THE GLORY OF SNOW - Not too many weeks ago a friend was half- heartedly grousing about how it didn’t seem like much of a winter yet. I suggested that he might want to be careful what he wished for and to enjoy the mild weather (in the 40s!) while it was here. I didn’t mean to be so prescient. Well, here we are, in serious cold, icy, snowy winter. It is certainly harsh - right now my thermometer reads 9 below - luckily with no wind. I was just thinking about any creature that was outside - the deer yarding up in the Hemlock and White Pine thickets, huddled together to share meager warmth, some with little future fawn embryos growing inside, cute little Bambis-to-be; all the small birds fluffed-out in down, like all the small rodents, hunkered down for the bitter night, trying to stay warm, waiting for cold daylight to continue their incessant hunt for sustenance. Thinking of the larger birds, roosting on branch and bough, waiting for warmth - like all of us. With an icy crust on our snow right now the mice, moles and voles have a lot of insulation to help them survive and some protection from predation, but not a lot. Many predators have strategies to reach them in their subnivean realm - hawks and owls can and will listen for movement under the snow and punch through, sharp talons extended, to grab a hapless rodent. Wild canines can do the same, rising straight up, then pouncing nose-first. Fishers simply follow through tunnels to nab their meal. It is a hard world for all of them in this time. Starvation and death are never far - for either prey or predator. There is so much life that is dormant now, even the myriad seeds suspended in the layers of snow, preserved by the cold, also waiting. Even if ingested by birds or mice, they still might be excreted to germinate in spring. Yes, one could call this the season of Darkness or of Death, though, like the deer, Life is still here, though mostly hidden and growing, making plans for spring and there is always Light - and more with each day. The season of Hope, I say.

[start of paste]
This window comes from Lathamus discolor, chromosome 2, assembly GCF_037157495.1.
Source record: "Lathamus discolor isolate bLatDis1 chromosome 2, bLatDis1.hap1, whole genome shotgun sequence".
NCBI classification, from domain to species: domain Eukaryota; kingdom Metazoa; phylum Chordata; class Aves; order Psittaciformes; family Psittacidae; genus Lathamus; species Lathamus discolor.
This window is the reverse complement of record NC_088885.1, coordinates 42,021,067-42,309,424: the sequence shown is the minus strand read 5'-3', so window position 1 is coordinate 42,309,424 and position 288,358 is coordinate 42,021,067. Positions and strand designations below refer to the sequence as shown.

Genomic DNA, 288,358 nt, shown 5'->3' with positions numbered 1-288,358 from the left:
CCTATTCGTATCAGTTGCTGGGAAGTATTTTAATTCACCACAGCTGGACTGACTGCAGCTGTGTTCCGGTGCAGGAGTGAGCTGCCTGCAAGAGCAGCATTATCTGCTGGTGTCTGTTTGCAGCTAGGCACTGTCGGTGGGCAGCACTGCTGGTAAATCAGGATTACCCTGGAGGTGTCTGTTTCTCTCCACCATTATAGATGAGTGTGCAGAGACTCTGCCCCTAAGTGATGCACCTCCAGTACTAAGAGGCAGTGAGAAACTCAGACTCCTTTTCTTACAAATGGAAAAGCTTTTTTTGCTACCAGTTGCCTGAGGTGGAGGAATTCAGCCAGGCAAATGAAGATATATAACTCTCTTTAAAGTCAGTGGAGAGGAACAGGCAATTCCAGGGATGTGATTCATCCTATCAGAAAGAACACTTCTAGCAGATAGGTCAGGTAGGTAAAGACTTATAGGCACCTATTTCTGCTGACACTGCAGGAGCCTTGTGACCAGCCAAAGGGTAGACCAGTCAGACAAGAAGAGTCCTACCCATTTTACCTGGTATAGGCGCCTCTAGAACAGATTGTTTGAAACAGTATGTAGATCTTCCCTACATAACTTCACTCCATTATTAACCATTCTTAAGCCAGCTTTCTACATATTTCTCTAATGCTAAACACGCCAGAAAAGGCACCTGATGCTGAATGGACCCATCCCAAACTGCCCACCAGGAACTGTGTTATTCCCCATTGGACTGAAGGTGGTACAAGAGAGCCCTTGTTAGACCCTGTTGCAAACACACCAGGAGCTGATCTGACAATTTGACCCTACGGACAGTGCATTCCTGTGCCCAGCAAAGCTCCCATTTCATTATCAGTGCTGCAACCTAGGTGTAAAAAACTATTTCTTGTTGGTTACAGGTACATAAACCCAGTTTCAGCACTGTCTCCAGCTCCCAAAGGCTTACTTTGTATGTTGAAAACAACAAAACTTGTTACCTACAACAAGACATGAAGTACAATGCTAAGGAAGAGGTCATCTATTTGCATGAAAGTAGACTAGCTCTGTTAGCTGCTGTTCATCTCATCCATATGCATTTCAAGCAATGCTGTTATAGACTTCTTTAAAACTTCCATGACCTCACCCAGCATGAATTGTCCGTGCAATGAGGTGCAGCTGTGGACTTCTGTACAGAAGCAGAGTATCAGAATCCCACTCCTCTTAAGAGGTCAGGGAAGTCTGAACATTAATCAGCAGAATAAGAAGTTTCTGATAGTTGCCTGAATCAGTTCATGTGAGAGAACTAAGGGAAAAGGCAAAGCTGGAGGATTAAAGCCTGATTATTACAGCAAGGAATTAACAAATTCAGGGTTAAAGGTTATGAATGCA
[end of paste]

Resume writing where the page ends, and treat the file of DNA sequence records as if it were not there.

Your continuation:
WINTER REFLECTIONS - This is an amazing time of quiet in the woods that are “lovely, dark and deep” as Robert Frost says so well in his Stopping by Woods on a Snowy Evening. No leaf-blowers, few chainsaws - just the persistent pecking of a Downy Woodpecker among the tree-boles that seem so dark now against the snow-gleam. In one sense many things in the forest become so self-evident right now. You can tell which direction the snow came from, only plastering one side of the trees. We can see so far into the woods, without leaves (remember them?) to block our view, seeing birds and squirrels in the near-distance that would have been hidden. Tracking becomes so easy, each track telling its own story. Sometimes a second track intercepts the first one - one story ends and another continues on. As I mentioned about small animals, snow hides things as well. The person walking in the woods has to be extra-careful. If bushwhacking, we have to watch out for hidden dips and holes covered over by white and it’s not a good idea to go too close to stream-banks or the edges of ponds because snow may overhang the water. It is no fun at all (and can be extremely dangerous, possibly leading to hypothermia and death) to take an inadvertent “dip” in ice-water. Even walking on trails involves extra caution as ice easily hides under snow. Unfortunately, snow also hides things we wish would remain hidden - our scarred land and the trash which inevitably follows us, for example. Let’s take this time and enjoy the peace and quiet it can bring, to escape - if only momentarily - the turmoil of our world, to watch the many shades and shadows of the subtle reflections of bright light on snow, while breathing clean, crisp air. Indeed, this is a time for us to reflect, as well. Please stay Safe and Warm. MUST-HAVES right now: warm boots, hats and gloves; polarized sunglasses will help with glare off the snow and ice; sunblock; ice-grippers on footwear (at least YakTrax); trekking-poles can be a big help; flashlight and/orheadlamp.

Thank you all, “Ranger” Dave Holden / (845)594-4863 / / Woodstock Trails on Facebook / rangerdaveholden on Instagram /